Permaculture Design with Rosemary Morrow

Mari Korhonen
Sunday, 19th January 2014

What makes permaculture teaching innovative and learning centered rather than just a bunch of facts and design pathways? How can a course tackle real life? Mari Korhonen experiences Rosemary Morrow’s magic on two courses in southern Portugal.

As its end of the season highlight in October, Vale da Lama (VDL) – a permaculture farm and educational centre located in the Algarve, on the south coast of Portugal – hosted two courses: a permaculture teacher training and a full Permaculture Design Course (PDC) with Rosemary Morrow from Australia. If I were to describe in one word what happens on Rowe’s courses, the choice would be easy: transformation. The transformation is from student to designer during a PDC, or, on a deeper level, from permaculture designer into a facilitator during the teacher training. Then there’s the subtler transformation that trickles into the surrounding environment, the farm and wider community, that weaves together the learners and the space where the learning takes place. This manifested in the many exercises done on the land throughout the courses, a permablitz on the Zone I kitchen garden of the farm, and last but not least, in the final design project of the PDC, which took place in one area of the nearest village, Odiaxere. 

Permaculture teaching matters

Teacher training, which Rowe calls, ‘Permaculture Teaching Matters’, is about learning how to bring about a transformation in PDC students, and it happens through creating a thriving permaculture learning ecosystem. After all, success in teaching is measured by the learning that takes place in the participant; in their ability to transform themselves into a person who can successfully communicate in terms of environment and design. Learner centred education in permaculture is what VDL continuously aspires to. It is sum of:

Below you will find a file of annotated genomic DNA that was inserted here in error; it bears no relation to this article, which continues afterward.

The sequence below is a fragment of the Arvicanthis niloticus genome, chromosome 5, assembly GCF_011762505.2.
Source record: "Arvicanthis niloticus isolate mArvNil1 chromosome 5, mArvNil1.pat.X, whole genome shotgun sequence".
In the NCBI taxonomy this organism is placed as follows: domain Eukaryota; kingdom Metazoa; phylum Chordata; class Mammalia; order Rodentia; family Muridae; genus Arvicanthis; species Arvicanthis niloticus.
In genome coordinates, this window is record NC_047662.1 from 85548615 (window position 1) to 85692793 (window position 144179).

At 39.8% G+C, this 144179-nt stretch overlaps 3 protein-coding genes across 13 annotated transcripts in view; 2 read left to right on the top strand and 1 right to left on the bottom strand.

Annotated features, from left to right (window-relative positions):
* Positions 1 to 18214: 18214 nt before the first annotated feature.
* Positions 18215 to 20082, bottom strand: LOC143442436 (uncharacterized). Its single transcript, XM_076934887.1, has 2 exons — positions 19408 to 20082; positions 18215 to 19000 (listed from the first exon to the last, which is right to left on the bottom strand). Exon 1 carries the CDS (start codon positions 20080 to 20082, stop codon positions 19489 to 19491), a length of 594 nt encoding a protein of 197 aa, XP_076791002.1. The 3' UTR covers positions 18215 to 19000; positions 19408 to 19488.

* The learning environment

* The course culture supportive of everyone's learning, and,

* Teaching methods that cater for different types of learners. 

It also includes qualities like verbal and nonverbal communication. After that comes the actual content, the course curriculum. This is learned by working with it every afternoon and presenting a full PDC outline with flow and structure on the last day. 

Content and learning

The content is necessary and essential, but it is the learning that takes place in the student that Rosemary teaches the teacher trainees to focus on. After all, sharing communication skills in ways that facilitate learning is the permaculture teacher's primary objective.

When it comes to sharing, what I appreciate through these trainings is that we are all teachers and learners. The group has a lot of knowledge already, and the teacher's task is to draw that knowledge out and assist in processing and organising it into concrete skills and capabilities within a permaculture context. This means achieving the learning outcomes set in the PDC curriculum.

Permaculture teachers create tangible learning outcomes for the students. Remembering to check during the sessions that these goals are being achieved is a key activity. Questions that I'll be asking myself next time I teach are: 'Do my learners know how to choose a location and orientation of a building? Do they know where to place water harvesting systems? Do they know how to choose the patterns and techniques appropriate for each of the zones...?' and so on. When you have ways to verify that this is the case, you've succeeded.